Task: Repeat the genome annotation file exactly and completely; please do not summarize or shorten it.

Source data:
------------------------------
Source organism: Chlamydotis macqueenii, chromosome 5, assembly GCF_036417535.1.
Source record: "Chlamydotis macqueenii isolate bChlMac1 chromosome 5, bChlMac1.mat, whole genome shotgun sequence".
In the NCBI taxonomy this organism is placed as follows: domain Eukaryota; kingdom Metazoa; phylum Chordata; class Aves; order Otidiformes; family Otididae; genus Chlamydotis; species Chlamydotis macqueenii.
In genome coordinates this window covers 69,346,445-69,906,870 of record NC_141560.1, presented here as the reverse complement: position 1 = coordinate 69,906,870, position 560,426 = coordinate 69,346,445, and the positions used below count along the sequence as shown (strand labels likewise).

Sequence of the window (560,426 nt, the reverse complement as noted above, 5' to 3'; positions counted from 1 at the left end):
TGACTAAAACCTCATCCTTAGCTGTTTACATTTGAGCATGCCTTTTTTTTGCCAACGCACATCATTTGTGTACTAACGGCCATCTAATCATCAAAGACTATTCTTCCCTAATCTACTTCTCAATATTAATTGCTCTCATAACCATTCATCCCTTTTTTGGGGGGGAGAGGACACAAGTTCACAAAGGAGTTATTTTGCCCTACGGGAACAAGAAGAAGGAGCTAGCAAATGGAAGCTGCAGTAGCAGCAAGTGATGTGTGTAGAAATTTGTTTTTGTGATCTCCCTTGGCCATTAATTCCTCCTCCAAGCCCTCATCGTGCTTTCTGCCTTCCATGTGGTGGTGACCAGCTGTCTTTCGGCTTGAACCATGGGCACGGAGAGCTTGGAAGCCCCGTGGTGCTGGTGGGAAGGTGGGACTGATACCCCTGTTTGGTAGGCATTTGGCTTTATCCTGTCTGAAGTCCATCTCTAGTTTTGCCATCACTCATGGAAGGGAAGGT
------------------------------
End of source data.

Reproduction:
Source organism: Chlamydotis macqueenii, chromosome 5, assembly GCF_036417535.1.
Source record: "Chlamydotis macqueenii isolate bChlMac1 chromosome 5, bChlMac1.mat, whole genome shotgun sequence".
In the NCBI taxonomy this organism is placed as follows: domain Eukaryota; kingdom Metazoa; phylum Chordata; class Aves; order Otidiformes; family Otididae; genus Chlamydotis; species Chlamydotis macqueenii.
In genome coordinates this window covers 69,346,445-69,906,870 of record NC_141560.1, presented here as the reverse complement: position 1 = coordinate 69,906,870, position 560,426 = coordinate 69,346,445, and the positions used below count along the sequence as shown (strand labels likewise).

Sequence of the window (560,426 nt, the reverse complement as noted above, 5' to 3'; positions counted from 1 at the left end):
TGACTAAAACCTCATCCTTAGCTGTTTACATTTGAGCATGCCTTTTTTTTGCCAACGCACATCATTTGTGTACTAACGGCCATCTAATCATCAAAGACTATTCTTCCCTAATCTACTTCTCAATATTAATTGCTCTCATAACCATTCATCCCTTTTTTGGGGGGGAGAGGACACAAGTTCACAAAGGAGTTATTTTGCCCTACGGGAACAAGAAGAAGGAGCTAGCAAATGGAAGCTGCAGTAGCAGCAAGTGATGTGTGTAGAAATTTGTTTTTGTGATCTCCCTTGGCCATTAATTCCTCCTCCAAGCCCTCATCGTGCTTTCTGCCTTCCATGTGGTGGTGACCAGCTGTCTTTCGGCTTGAACCATGGGCACGGAGAGCTTGGAAGCCCCGTGGTGCTGGTGGGAAGGTGGGACTGATACCCCTGTTTGGTAGGCATTTGGCTTTATCCTGTCTGAAGTCCATCTCTAGTTTTGCCATCACTCATGGAAGGGAAGGT